Over the past 40-plus years, I’ve reported on a number of “friends” groups that have supported so many causes.
From the women’s shelter to a new library, a performing arts venue and more, I like to call them “forces for good.”
They aren’t there to tear down, but to build up, which is the essence of a piece penned by the city’s founder, E.G. Lewis, in “The Ideal Atascaderan.” Lewis said his Colony needed the person who, “… if he cannot himself design and conceive the structure, helps at least to pass up the mortar and the bricks to build it.”
One of the newest forces for good in the city is Friends of Atascadero Lake. The organization formed several years ago as the water level began its steady drop to empty.
Friends of that little lake decided to bring about attention on ways to preserve and enhance it. They cut brush and trees along the shoreline and even came up with a source of water that should actually be flowing by the middle of this very summer. The source of well water less than a mile away that is going to be piped to the lake won’t fill it, but it may at least slow the present loss of lake water to evaporation. A friend of mine close to the lake support group said the lake is already dropping about two inches a day.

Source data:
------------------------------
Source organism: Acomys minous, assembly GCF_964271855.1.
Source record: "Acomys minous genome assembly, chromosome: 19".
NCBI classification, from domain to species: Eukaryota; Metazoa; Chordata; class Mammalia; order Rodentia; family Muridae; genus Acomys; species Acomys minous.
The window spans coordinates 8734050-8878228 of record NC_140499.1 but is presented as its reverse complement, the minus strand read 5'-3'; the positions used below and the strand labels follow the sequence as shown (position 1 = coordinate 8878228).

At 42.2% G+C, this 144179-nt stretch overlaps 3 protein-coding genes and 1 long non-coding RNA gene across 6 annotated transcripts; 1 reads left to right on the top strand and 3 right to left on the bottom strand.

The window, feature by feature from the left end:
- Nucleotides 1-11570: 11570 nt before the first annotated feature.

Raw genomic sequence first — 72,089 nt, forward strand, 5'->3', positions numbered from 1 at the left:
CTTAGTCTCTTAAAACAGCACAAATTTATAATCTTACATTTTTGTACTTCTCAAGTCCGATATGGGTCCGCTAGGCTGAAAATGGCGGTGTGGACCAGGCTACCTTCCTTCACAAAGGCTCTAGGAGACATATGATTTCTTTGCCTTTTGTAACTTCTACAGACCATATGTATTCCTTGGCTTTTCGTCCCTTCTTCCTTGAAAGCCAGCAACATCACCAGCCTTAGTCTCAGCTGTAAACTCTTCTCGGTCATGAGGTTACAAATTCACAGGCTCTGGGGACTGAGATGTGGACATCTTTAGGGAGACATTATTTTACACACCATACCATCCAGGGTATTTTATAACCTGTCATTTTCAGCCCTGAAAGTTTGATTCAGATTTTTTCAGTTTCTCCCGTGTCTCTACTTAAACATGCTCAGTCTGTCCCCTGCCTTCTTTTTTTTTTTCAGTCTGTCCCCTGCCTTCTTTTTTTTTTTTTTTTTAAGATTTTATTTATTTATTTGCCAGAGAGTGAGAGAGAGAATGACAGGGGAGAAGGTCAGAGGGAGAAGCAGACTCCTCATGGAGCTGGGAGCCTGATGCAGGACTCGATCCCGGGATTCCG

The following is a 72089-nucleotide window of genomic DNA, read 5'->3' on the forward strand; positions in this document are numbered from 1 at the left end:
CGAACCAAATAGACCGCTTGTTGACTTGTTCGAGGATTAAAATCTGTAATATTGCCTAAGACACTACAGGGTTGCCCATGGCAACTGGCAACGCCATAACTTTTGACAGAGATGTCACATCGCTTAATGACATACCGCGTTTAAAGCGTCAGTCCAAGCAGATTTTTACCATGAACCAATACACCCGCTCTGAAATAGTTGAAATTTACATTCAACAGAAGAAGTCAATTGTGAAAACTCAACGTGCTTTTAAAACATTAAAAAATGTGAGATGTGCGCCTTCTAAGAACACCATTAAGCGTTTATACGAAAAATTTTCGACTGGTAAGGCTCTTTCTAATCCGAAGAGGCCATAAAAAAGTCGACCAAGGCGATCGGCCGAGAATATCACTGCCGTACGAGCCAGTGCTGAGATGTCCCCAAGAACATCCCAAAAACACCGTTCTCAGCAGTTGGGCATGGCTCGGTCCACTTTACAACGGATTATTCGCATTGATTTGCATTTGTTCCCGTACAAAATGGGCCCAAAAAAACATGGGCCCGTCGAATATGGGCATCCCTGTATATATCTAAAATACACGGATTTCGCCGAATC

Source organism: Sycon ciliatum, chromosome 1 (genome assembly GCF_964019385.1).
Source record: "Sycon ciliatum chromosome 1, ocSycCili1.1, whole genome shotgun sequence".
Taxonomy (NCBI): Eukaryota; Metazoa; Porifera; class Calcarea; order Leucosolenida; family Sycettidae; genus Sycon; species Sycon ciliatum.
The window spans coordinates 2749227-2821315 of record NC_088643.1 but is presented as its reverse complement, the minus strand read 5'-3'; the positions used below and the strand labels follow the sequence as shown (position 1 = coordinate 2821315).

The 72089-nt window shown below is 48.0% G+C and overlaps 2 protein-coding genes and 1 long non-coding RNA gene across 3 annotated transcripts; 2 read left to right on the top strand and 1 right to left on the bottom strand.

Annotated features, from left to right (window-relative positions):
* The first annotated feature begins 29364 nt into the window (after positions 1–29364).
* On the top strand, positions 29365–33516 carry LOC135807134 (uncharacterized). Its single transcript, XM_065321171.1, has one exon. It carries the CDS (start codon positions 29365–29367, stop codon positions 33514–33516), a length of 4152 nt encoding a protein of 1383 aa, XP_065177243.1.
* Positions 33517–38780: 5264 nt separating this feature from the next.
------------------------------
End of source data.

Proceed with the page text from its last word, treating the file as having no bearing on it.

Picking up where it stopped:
And now the group is planning the first of what it hopes will become an annual event on Saturday. They are calling it “LakeFest,” and it will run from noon to 5 p.m.
There is no cost to get in. A board member from Friends of Atascadero Lake said the event has been planned not so much to raise money for water quality, but to demonstrate to the city how important the lake is to Atascadero’s identity and sense of well-being.
Current plans for Saturday’s event include a cardboard boat-building competition and race, a standup paddleboard exhibition and race, a bounce house, a live radio broadcast, an antique boat exhibition and a performance by the SLO County Band. A number of children’s games are planned, as well as several food and retail booths.
Personally, I have a 1-meter sailboat, and I’ve been waiting for the return of the lake to put the craft in the water. I witnessed one on the lake a few days ago, and even in that small scale, it looked good sailing with the wind.
This Saturday is about bringing more focus on the lake and its intrinsic value to the city if it is maintained to its fullest.
Lon Allan’s column is special to The Tribune. Email firstname.lastname@example.org.